for being a smart guy. This is his first trip behind an NHL bench as a head coach and he has kept an open mind about the approach he must take to get his team on track.
Tocchet told Damain Cristodero of the St. Petersburg Times that he had to learn to not take things personally.
"I personally was getting too negative," Tocchet said. "Instead of being positive in certain situations, I would take the negative route because the losses were bugging me. As a coach, the one thing you have to learn is when to push the buttons."
Since taking over for Barry Melrose
earlier this season, Tocchet has earned the trust of his players, and the Lightning are slowly turning things around.
"I think they've got their coach," veteran Mark Recchi
told Cristodero. "They don't have to look any further. He's handled himself very well. He has the respect of the players, and he deserves it."
"I've been very pleased with the team's response to him," general manager Brian Lawton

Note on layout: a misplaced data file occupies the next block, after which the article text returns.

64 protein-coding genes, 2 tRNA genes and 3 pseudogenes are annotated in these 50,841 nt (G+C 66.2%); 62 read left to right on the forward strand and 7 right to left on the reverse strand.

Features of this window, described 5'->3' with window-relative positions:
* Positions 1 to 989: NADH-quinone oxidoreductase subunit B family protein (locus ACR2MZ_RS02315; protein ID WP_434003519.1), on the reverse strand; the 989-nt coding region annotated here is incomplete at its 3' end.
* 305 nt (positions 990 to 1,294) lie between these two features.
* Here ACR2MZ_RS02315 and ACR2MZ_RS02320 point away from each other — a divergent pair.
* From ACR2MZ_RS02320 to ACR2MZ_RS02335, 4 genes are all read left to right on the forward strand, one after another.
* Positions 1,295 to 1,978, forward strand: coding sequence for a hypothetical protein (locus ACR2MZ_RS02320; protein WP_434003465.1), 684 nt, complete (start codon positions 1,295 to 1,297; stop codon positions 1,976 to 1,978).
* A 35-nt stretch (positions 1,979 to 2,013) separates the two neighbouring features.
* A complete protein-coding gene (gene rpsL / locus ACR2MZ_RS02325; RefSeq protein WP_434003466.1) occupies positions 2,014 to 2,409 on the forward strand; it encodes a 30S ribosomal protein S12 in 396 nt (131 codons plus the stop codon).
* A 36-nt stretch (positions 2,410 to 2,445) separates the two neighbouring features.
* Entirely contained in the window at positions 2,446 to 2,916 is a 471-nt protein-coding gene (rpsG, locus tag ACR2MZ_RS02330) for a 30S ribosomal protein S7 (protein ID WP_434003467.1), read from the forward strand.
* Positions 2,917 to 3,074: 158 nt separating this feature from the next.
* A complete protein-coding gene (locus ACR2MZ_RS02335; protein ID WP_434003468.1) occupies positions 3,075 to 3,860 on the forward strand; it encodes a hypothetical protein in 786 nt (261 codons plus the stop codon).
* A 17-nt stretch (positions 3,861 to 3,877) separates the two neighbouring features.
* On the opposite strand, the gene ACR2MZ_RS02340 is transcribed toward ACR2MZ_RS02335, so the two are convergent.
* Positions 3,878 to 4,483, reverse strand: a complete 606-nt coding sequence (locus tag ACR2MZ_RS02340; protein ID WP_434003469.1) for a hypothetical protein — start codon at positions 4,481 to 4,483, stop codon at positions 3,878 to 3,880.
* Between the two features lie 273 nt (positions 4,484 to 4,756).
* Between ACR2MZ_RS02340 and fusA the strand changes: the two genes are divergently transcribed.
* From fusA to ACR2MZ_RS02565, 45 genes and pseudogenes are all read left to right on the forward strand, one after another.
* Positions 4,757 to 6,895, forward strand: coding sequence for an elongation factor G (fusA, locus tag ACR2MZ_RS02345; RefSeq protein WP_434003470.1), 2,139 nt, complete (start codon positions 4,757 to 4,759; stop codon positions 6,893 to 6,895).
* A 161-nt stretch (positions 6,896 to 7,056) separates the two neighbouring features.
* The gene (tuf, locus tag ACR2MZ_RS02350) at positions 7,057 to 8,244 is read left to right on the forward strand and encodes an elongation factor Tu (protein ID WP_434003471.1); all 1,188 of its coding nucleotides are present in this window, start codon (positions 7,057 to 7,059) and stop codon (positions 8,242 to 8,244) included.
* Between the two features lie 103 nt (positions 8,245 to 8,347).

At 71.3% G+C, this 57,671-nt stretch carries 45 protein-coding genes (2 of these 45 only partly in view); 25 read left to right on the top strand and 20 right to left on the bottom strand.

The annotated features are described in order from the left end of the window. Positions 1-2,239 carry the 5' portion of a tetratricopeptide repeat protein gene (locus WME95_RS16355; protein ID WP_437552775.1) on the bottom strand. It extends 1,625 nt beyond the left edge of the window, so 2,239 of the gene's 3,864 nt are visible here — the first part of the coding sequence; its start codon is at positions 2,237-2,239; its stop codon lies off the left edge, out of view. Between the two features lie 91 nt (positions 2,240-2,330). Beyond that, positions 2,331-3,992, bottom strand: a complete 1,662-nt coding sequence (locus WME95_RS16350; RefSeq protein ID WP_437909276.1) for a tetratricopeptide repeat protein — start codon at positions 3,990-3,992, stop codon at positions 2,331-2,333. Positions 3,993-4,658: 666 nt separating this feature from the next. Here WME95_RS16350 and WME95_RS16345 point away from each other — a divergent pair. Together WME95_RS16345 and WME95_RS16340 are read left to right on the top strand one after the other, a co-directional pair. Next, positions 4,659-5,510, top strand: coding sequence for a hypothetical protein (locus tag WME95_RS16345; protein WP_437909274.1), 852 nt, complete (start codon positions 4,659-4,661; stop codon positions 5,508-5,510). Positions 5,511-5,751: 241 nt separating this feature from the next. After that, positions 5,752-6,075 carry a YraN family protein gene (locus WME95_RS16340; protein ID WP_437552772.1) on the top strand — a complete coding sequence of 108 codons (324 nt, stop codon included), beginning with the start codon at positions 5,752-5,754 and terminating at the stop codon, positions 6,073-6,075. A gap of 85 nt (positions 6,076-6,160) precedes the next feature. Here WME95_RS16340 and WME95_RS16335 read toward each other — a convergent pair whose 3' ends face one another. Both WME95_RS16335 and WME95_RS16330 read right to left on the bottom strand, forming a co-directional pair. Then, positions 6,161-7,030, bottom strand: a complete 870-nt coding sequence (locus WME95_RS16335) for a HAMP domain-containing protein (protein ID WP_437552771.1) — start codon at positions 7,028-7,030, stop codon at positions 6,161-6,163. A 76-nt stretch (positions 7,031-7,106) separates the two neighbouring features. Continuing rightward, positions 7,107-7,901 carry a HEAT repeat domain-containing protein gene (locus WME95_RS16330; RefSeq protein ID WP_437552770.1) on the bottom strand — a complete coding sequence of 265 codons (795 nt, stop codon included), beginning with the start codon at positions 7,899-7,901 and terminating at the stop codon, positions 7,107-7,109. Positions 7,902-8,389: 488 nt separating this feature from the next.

said. "It bodes well for the future."
Another aspect of coaching Tocchet has learned quickly is his assistant coaches, in this case Mike Sullivan, Wes Walz
and Cap Raeder, are there for a reason -- to help.
"Some coaches, they want to do it all. That's not my style," Tocchet said. "I utilize those guys big time. Mike Sullivan can run a meeting. Some coaches always have to have the last word. I really don't."
After Tocchet took over, the team went 2-9-5. That is when he became too negative and that negativity was creating an unhappy bench.
"I had to change my attitude and enjoy the ride more," he said.
And that applies to practice too.